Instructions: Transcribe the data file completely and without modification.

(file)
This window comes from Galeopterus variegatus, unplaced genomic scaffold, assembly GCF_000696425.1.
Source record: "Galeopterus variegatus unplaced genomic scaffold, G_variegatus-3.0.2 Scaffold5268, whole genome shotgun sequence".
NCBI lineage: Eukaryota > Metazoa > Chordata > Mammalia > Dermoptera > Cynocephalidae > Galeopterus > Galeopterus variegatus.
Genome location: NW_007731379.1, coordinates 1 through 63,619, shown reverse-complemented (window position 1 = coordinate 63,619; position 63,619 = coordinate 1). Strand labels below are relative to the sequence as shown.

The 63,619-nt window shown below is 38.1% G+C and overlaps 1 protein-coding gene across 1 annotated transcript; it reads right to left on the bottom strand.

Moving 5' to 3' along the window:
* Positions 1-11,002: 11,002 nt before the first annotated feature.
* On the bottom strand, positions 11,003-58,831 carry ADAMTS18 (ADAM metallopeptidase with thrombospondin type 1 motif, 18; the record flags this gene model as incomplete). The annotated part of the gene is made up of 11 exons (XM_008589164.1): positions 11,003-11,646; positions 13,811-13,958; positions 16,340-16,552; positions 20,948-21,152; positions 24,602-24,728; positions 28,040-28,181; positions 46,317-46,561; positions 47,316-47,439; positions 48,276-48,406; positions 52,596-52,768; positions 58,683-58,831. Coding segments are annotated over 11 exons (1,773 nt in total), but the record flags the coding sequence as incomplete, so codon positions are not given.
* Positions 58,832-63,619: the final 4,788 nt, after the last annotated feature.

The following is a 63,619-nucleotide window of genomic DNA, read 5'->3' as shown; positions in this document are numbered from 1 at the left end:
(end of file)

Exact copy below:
This window comes from Galeopterus variegatus, unplaced genomic scaffold, assembly GCF_000696425.1.
Source record: "Galeopterus variegatus unplaced genomic scaffold, G_variegatus-3.0.2 Scaffold5268, whole genome shotgun sequence".
NCBI lineage: Eukaryota > Metazoa > Chordata > Mammalia > Dermoptera > Cynocephalidae > Galeopterus > Galeopterus variegatus.
Genome location: NW_007731379.1, coordinates 1 through 63,619, shown reverse-complemented (window position 1 = coordinate 63,619; position 63,619 = coordinate 1). Strand labels below are relative to the sequence as shown.

The 63,619-nt window shown below is 38.1% G+C and overlaps 1 protein-coding gene across 1 annotated transcript; it reads right to left on the bottom strand.

Moving 5' to 3' along the window:
* Positions 1-11,002: 11,002 nt before the first annotated feature.
* On the bottom strand, positions 11,003-58,831 carry ADAMTS18 (ADAM metallopeptidase with thrombospondin type 1 motif, 18; the record flags this gene model as incomplete). The annotated part of the gene is made up of 11 exons (XM_008589164.1): positions 11,003-11,646; positions 13,811-13,958; positions 16,340-16,552; positions 20,948-21,152; positions 24,602-24,728; positions 28,040-28,181; positions 46,317-46,561; positions 47,316-47,439; positions 48,276-48,406; positions 52,596-52,768; positions 58,683-58,831. Coding segments are annotated over 11 exons (1,773 nt in total), but the record flags the coding sequence as incomplete, so codon positions are not given.
* Positions 58,832-63,619: the final 4,788 nt, after the last annotated feature.

The following is a 63,619-nucleotide window of genomic DNA, read 5'->3' as shown; positions in this document are numbered from 1 at the left end: